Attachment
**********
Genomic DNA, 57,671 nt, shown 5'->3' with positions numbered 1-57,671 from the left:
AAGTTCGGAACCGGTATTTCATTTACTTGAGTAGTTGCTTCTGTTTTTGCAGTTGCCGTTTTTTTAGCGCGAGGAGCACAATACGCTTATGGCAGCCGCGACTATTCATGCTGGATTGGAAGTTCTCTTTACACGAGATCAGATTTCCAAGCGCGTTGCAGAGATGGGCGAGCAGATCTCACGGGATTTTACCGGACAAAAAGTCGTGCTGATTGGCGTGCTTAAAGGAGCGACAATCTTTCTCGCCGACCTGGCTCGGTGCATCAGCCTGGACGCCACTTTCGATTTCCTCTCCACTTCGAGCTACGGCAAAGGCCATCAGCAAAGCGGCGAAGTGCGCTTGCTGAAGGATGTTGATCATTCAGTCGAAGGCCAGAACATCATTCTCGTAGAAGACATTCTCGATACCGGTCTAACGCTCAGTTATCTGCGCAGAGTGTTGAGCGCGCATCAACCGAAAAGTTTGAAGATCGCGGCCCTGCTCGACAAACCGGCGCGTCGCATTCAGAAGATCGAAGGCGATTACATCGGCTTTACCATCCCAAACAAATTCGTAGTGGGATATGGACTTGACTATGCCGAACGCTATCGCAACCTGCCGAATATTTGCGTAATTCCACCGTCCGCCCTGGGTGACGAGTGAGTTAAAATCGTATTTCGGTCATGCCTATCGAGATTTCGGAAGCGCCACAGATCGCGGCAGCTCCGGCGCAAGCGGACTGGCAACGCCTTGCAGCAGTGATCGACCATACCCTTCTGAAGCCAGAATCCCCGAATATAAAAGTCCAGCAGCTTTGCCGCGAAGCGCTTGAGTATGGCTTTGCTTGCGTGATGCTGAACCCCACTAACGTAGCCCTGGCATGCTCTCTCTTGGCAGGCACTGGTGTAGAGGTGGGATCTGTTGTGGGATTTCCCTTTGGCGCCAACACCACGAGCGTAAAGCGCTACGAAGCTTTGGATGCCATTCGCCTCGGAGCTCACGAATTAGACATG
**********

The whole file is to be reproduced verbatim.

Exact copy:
Genomic DNA, 57,671 nt, shown 5'->3' with positions numbered 1-57,671 from the left:
AAGTTCGGAACCGGTATTTCATTTACTTGAGTAGTTGCTTCTGTTTTTGCAGTTGCCGTTTTTTTAGCGCGAGGAGCACAATACGCTTATGGCAGCCGCGACTATTCATGCTGGATTGGAAGTTCTCTTTACACGAGATCAGATTTCCAAGCGCGTTGCAGAGATGGGCGAGCAGATCTCACGGGATTTTACCGGACAAAAAGTCGTGCTGATTGGCGTGCTTAAAGGAGCGACAATCTTTCTCGCCGACCTGGCTCGGTGCATCAGCCTGGACGCCACTTTCGATTTCCTCTCCACTTCGAGCTACGGCAAAGGCCATCAGCAAAGCGGCGAAGTGCGCTTGCTGAAGGATGTTGATCATTCAGTCGAAGGCCAGAACATCATTCTCGTAGAAGACATTCTCGATACCGGTCTAACGCTCAGTTATCTGCGCAGAGTGTTGAGCGCGCATCAACCGAAAAGTTTGAAGATCGCGGCCCTGCTCGACAAACCGGCGCGTCGCATTCAGAAGATCGAAGGCGATTACATCGGCTTTACCATCCCAAACAAATTCGTAGTGGGATATGGACTTGACTATGCCGAACGCTATCGCAACCTGCCGAATATTTGCGTAATTCCACCGTCCGCCCTGGGTGACGAGTGAGTTAAAATCGTATTTCGGTCATGCCTATCGAGATTTCGGAAGCGCCACAGATCGCGGCAGCTCCGGCGCAAGCGGACTGGCAACGCCTTGCAGCAGTGATCGACCATACCCTTCTGAAGCCAGAATCCCCGAATATAAAAGTCCAGCAGCTTTGCCGCGAAGCGCTTGAGTATGGCTTTGCTTGCGTGATGCTGAACCCCACTAACGTAGCCCTGGCATGCTCTCTCTTGGCAGGCACTGGTGTAGAGGTGGGATCTGTTGTGGGATTTCCCTTTGGCGCCAACACCACGAGCGTAAAGCGCTACGAAGCTTTGGATGCCATTCGCCTCGGAGCTCACGAATTAGACATG